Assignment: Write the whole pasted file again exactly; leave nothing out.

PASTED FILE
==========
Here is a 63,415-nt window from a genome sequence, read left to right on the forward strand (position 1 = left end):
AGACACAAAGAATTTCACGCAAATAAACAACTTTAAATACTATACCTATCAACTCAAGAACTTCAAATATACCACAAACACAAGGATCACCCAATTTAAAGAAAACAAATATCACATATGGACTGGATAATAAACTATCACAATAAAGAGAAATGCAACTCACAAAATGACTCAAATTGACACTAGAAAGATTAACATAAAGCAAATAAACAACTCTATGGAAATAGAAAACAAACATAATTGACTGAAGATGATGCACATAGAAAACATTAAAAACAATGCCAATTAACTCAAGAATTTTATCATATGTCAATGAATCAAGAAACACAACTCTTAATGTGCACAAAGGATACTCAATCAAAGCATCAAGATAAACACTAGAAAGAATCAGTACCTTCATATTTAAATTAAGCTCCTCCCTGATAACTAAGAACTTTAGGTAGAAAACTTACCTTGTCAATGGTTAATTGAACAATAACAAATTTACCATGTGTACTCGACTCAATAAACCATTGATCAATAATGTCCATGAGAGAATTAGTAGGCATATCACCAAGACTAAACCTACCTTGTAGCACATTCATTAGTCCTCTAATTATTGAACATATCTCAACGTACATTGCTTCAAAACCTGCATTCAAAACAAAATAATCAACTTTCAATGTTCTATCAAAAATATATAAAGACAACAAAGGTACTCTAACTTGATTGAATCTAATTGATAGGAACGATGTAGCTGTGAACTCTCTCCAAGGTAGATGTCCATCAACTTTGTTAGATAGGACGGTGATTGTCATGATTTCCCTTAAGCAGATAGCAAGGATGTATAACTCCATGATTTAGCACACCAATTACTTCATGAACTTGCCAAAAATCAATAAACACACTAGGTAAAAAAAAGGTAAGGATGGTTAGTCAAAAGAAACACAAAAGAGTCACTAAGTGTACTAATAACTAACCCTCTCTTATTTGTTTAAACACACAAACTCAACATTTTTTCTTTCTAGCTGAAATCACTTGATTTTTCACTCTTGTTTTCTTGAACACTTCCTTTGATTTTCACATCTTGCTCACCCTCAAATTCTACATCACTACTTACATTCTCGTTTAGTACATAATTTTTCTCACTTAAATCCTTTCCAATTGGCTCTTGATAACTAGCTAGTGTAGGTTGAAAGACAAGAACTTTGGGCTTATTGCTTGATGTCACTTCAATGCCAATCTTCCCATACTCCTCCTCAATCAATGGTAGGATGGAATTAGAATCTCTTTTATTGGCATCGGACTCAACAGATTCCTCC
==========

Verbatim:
Here is a 63,415-nt window from a genome sequence, read left to right on the forward strand (position 1 = left end):
AGACACAAAGAATTTCACGCAAATAAACAACTTTAAATACTATACCTATCAACTCAAGAACTTCAAATATACCACAAACACAAGGATCACCCAATTTAAAGAAAACAAATATCACATATGGACTGGATAATAAACTATCACAATAAAGAGAAATGCAACTCACAAAATGACTCAAATTGACACTAGAAAGATTAACATAAAGCAAATAAACAACTCTATGGAAATAGAAAACAAACATAATTGACTGAAGATGATGCACATAGAAAACATTAAAAACAATGCCAATTAACTCAAGAATTTTATCATATGTCAATGAATCAAGAAACACAACTCTTAATGTGCACAAAGGATACTCAATCAAAGCATCAAGATAAACACTAGAAAGAATCAGTACCTTCATATTTAAATTAAGCTCCTCCCTGATAACTAAGAACTTTAGGTAGAAAACTTACCTTGTCAATGGTTAATTGAACAATAACAAATTTACCATGTGTACTCGACTCAATAAACCATTGATCAATAATGTCCATGAGAGAATTAGTAGGCATATCACCAAGACTAAACCTACCTTGTAGCACATTCATTAGTCCTCTAATTATTGAACATATCTCAACGTACATTGCTTCAAAACCTGCATTCAAAACAAAATAATCAACTTTCAATGTTCTATCAAAAATATATAAAGACAACAAAGGTACTCTAACTTGATTGAATCTAATTGATAGGAACGATGTAGCTGTGAACTCTCTCCAAGGTAGATGTCCATCAACTTTGTTAGATAGGACGGTGATTGTCATGATTTCCCTTAAGCAGATAGCAAGGATGTATAACTCCATGATTTAGCACACCAATTACTTCATGAACTTGCCAAAAATCAATAAACACACTAGGTAAAAAAAAGGTAAGGATGGTTAGTCAAAAGAAACACAAAAGAGTCACTAAGTGTACTAATAACTAACCCTCTCTTATTTGTTTAAACACACAAACTCAACATTTTTTCTTTCTAGCTGAAATCACTTGATTTTTCACTCTTGTTTTCTTGAACACTTCCTTTGATTTTCACATCTTGCTCACCCTCAAATTCTACATCACTACTTACATTCTCGTTTAGTACATAATTTTTCTCACTTAAATCCTTTCCAATTGGCTCTTGATAACTAGCTAGTGTAGGTTGAAAGACAAGAACTTTGGGCTTATTGCTTGATGTCACTTCAATGCCAATCTTCCCATACTCCTCCTCAATCAATGGTAGGATGGAATTAGAATCTCTTTTATTGGCATCGGACTCAACAGATTCCTCC